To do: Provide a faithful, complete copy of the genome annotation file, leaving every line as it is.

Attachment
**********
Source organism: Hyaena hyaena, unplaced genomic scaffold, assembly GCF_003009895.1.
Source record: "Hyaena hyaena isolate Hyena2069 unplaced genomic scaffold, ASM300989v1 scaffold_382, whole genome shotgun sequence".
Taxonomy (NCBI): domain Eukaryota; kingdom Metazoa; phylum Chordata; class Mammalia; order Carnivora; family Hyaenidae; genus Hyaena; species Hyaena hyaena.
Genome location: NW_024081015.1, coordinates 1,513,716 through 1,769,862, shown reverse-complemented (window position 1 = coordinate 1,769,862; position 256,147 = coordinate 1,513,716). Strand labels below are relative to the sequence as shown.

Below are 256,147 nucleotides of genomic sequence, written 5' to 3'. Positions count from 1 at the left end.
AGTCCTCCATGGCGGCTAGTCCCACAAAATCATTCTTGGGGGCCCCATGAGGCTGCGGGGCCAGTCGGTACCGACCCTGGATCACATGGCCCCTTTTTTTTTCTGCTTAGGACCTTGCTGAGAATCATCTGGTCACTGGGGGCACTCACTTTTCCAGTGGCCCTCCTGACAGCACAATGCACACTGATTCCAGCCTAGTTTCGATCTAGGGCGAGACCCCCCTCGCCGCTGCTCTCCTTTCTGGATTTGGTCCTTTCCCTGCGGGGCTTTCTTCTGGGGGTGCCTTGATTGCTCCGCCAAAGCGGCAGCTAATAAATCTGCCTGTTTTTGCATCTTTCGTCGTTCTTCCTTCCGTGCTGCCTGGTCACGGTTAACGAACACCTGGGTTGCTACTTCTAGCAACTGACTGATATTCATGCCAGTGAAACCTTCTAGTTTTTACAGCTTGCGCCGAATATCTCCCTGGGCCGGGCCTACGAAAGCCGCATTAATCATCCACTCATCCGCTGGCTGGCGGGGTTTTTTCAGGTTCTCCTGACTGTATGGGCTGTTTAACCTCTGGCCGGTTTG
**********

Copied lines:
Source organism: Hyaena hyaena, unplaced genomic scaffold, assembly GCF_003009895.1.
Source record: "Hyaena hyaena isolate Hyena2069 unplaced genomic scaffold, ASM300989v1 scaffold_382, whole genome shotgun sequence".
Taxonomy (NCBI): domain Eukaryota; kingdom Metazoa; phylum Chordata; class Mammalia; order Carnivora; family Hyaenidae; genus Hyaena; species Hyaena hyaena.
Genome location: NW_024081015.1, coordinates 1,513,716 through 1,769,862, shown reverse-complemented (window position 1 = coordinate 1,769,862; position 256,147 = coordinate 1,513,716). Strand labels below are relative to the sequence as shown.

Below are 256,147 nucleotides of genomic sequence, written 5' to 3'. Positions count from 1 at the left end.
AGTCCTCCATGGCGGCTAGTCCCACAAAATCATTCTTGGGGGCCCCATGAGGCTGCGGGGCCAGTCGGTACCGACCCTGGATCACATGGCCCCTTTTTTTTTCTGCTTAGGACCTTGCTGAGAATCATCTGGTCACTGGGGGCACTCACTTTTCCAGTGGCCCTCCTGACAGCACAATGCACACTGATTCCAGCCTAGTTTCGATCTAGGGCGAGACCCCCCTCGCCGCTGCTCTCCTTTCTGGATTTGGTCCTTTCCCTGCGGGGCTTTCTTCTGGGGGTGCCTTGATTGCTCCGCCAAAGCGGCAGCTAATAAATCTGCCTGTTTTTGCATCTTTCGTCGTTCTTCCTTCCGTGCTGCCTGGTCACGGTTAACGAACACCTGGGTTGCTACTTCTAGCAACTGACTGATATTCATGCCAGTGAAACCTTCTAGTTTTTACAGCTTGCGCCGAATATCTCCCTGGGCCGGGCCTACGAAAGCCGCATTAATCATCCACTCATCCGCTGGCTGGCGGGGTTTTTTCAGGTTCTCCTGACTGTATGGGCTGTTTAACCTCTGGCCGGTTTG